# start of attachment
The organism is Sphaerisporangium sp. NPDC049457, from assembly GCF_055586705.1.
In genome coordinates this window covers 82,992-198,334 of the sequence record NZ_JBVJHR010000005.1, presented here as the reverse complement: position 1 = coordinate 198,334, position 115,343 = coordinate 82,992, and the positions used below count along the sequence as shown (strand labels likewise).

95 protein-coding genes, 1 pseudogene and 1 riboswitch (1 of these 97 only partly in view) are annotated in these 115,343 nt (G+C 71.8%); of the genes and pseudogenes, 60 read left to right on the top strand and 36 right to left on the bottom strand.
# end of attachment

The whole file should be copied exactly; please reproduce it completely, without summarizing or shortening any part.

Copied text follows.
The organism is Sphaerisporangium sp. NPDC049457, from assembly GCF_055586705.1.
In genome coordinates this window covers 82,992-198,334 of the sequence record NZ_JBVJHR010000005.1, presented here as the reverse complement: position 1 = coordinate 198,334, position 115,343 = coordinate 82,992, and the positions used below count along the sequence as shown (strand labels likewise).

95 protein-coding genes, 1 pseudogene and 1 riboswitch (1 of these 97 only partly in view) are annotated in these 115,343 nt (G+C 71.8%); of the genes and pseudogenes, 60 read left to right on the top strand and 36 right to left on the bottom strand.